As the Trump administration takes an increasingly tough stance against Iran, a country it calls the world’s number one state-sponsor of terrorism, one small government agency is working strategically to untangle other countries who have developed a deep dependency on Tehran - namely Iraq.
“Iraq currently gets one hundred percent of their electrical power from Iran. We are helping to finance power plants and transmission grids to make them independent of Iranian electricity,” Ray Washburne, President and CEO of the Overseas Private Investment Corporation (OPIC) which functions as a “self-sustaining” U.S agency that assists American businesses in emerging markets. “Iraq having its own power means the industry can build up. Right now Iranians can shut them off at any time.”
Exaclty that happened over a sweltering Middle East summer. Tehran suddenly stopped supplying electricity to Iraq in July due to unpaid bills, and a spike in Iran’s own needs. The move sparked unrest and protests across Iraq, with people taking to the streets to protest Iran's burgeoning influence.
Along with the energy section, Iraq's economy remains so tightly connected that Baghdad is set to request exemptions from Washington regarding some of the sanctions being re-imposed on Tehran.
President Donald Trump pulled the United States out of the JCPOA, better known as the Iran Deal, in May and reestablish hefty trade sanctions – some of which have already taken effect, while others won’t be enforced until November. Washburne said its critical now for Iraq to continue paving its own way.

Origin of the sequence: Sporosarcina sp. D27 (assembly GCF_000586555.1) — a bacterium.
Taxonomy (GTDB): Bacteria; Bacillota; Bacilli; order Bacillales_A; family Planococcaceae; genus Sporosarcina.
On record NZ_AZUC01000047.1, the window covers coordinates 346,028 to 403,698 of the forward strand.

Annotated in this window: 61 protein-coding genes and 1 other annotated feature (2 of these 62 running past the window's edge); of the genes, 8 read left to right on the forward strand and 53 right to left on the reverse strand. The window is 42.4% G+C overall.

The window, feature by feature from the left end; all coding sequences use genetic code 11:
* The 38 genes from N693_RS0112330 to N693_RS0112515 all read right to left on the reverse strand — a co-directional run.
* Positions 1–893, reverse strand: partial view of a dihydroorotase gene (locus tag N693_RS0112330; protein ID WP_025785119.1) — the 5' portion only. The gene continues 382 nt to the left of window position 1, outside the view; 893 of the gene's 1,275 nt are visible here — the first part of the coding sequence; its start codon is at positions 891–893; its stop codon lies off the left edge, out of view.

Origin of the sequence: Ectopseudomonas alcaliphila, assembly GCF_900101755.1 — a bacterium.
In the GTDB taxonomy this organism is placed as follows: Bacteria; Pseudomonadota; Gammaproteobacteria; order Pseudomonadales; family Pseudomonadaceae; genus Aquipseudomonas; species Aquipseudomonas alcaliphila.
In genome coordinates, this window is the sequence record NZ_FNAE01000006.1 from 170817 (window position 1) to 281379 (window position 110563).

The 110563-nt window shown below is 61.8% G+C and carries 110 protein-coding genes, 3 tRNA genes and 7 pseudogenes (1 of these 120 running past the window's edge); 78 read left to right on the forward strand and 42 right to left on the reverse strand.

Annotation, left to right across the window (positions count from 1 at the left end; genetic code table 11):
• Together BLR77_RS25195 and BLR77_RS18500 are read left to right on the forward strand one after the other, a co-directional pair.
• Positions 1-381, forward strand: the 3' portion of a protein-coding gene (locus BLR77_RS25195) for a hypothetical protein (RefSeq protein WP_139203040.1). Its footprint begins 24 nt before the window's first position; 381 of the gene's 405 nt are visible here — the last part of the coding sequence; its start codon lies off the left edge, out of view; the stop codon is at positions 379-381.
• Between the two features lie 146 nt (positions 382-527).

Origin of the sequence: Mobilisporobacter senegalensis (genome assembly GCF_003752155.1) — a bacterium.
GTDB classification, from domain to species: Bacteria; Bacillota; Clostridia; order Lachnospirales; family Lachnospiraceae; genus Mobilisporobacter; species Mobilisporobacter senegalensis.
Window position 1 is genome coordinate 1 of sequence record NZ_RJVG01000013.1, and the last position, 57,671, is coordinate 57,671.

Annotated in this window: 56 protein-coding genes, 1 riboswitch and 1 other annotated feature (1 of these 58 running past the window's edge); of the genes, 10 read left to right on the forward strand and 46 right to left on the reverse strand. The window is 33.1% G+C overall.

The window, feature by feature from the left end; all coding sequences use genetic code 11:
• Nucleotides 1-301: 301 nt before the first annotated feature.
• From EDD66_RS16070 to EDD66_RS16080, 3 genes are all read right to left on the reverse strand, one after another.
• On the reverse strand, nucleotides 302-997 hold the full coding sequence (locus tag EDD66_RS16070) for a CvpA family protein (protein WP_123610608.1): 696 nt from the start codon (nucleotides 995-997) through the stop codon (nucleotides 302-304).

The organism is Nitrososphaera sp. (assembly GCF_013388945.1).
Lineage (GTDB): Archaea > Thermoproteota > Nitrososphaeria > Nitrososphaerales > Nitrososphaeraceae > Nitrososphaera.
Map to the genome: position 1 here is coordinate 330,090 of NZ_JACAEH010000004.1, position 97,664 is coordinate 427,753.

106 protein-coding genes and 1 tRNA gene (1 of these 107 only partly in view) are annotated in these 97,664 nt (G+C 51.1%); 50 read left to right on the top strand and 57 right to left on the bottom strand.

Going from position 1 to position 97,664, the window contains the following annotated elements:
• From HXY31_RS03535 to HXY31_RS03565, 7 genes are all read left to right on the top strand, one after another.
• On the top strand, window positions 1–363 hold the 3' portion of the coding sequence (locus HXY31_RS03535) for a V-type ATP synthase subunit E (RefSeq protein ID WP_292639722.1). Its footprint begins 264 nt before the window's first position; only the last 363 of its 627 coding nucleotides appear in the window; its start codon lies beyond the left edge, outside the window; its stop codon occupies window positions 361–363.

“We can help with projects to get clean water to Iraqis too. As soon as those things started, industry started building up. That’s the idea. Iraq has a lot of great resources, but you can’t do it without the base foundation of the industrial world,” he continued.
OPIC currently has six Iraq-based endeavors ongoing in its portfolio, ranging from middle market development to affordable housing and hotel construction to supporting microfinancing operations. Particular focus has been placed on renovating Iraq’s hydroelectric dams, with the goal being that as dredging progresses Iraq will be able to aptly supply electricity to all parts of the country, improve food control and distribution, revive irrigation systems and therefore secure navigation for river transport.
At least one third of OPIC’s portfolio – which spans 130 countries – is in conflict regions, and Washburne sees the agency’s “soft power” approach as curbing refugee and migrant flows from abroad.
“If you look at political instability, it because these countries often have a very high unemployment rate. At OPIC we try to create jobs in those local markets the theory being that jobs create stable communities and in turn create stable countries,” he observed, highlighting their work in the “northern triangle of Central America” - Guatemala, El Salvador and Honduras. “There is extremely high unemployment, a lot of gang activity, lots of crime. People don’t have a hope; they don’t have a job. It’s in our national security or our soft power interest to go in those countries and create jobs. It might be through a large hotel or through an Industry being developed or bringing the energy cost down, that’s a soft power way of doing it where we actually get paid back for it rather than having to take other means.”